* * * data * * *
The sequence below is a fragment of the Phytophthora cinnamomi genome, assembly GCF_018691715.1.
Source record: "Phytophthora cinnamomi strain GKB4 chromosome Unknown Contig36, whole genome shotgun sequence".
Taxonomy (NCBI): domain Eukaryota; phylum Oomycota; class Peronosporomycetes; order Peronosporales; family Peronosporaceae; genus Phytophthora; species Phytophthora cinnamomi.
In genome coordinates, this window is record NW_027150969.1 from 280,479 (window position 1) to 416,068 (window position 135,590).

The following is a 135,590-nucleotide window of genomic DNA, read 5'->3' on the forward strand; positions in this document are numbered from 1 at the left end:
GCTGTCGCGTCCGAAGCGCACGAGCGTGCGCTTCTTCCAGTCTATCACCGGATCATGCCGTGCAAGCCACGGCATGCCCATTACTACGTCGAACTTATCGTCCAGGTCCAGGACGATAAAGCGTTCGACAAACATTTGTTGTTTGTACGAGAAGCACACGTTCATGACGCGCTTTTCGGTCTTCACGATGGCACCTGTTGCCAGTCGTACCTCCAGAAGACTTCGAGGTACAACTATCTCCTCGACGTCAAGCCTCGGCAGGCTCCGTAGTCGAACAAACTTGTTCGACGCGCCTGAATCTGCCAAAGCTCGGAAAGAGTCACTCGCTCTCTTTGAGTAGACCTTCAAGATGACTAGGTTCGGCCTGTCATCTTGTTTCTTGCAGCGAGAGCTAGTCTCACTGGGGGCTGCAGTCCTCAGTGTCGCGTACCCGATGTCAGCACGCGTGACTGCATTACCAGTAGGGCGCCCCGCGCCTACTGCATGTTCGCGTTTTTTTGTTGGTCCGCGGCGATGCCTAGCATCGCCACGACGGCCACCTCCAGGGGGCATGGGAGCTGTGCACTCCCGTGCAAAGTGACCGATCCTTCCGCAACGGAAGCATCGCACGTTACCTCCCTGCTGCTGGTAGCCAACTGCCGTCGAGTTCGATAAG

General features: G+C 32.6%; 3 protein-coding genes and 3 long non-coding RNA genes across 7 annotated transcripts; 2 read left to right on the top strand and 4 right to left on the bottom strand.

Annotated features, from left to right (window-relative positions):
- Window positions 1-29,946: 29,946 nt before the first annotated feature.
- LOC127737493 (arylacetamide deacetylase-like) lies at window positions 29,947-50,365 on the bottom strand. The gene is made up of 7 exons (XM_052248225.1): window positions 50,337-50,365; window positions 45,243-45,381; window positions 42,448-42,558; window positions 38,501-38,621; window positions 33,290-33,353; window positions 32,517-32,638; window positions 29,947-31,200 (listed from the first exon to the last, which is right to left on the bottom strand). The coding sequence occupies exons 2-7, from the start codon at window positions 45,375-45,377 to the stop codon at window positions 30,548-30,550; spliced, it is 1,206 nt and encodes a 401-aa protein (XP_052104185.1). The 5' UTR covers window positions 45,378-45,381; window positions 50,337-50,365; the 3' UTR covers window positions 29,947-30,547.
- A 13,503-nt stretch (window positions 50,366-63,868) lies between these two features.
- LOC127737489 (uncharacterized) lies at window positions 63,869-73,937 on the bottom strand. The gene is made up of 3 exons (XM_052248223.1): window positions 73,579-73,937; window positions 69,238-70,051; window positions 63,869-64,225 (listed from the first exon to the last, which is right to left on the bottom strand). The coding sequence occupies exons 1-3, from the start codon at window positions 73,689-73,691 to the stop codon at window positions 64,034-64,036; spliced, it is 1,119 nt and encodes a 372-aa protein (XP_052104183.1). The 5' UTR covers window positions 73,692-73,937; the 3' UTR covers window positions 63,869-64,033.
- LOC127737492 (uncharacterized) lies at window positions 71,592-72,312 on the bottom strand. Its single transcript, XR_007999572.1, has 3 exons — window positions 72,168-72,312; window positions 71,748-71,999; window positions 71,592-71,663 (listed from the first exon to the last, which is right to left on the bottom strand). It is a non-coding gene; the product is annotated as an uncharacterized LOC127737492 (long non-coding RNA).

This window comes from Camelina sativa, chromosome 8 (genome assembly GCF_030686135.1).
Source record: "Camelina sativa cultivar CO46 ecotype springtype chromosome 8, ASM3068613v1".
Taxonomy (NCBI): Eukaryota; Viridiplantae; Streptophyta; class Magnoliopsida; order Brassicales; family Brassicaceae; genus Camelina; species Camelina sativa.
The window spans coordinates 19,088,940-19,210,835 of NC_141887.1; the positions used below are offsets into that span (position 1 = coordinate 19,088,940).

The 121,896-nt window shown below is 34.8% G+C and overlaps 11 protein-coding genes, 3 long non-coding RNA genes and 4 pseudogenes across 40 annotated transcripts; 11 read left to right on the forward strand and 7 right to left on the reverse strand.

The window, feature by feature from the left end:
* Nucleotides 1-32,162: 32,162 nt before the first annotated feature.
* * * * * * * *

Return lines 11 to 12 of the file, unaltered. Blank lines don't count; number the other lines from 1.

- A 13,503-nt stretch (window positions 50,366-63,868) lies between these two features.
- LOC127737489 (uncharacterized) lies at window positions 63,869-73,937 on the bottom strand. The gene is made up of 3 exons (XM_052248223.1): window positions 73,579-73,937; window positions 69,238-70,051; window positions 63,869-64,225 (listed from the first exon to the last, which is right to left on the bottom strand). The coding sequence occupies exons 1-3, from the start codon at window positions 73,689-73,691 to the stop codon at window positions 64,034-64,036; spliced, it is 1,119 nt and encodes a 372-aa protein (XP_052104183.1). The 5' UTR covers window positions 73,692-73,937; the 3' UTR covers window positions 63,869-64,033.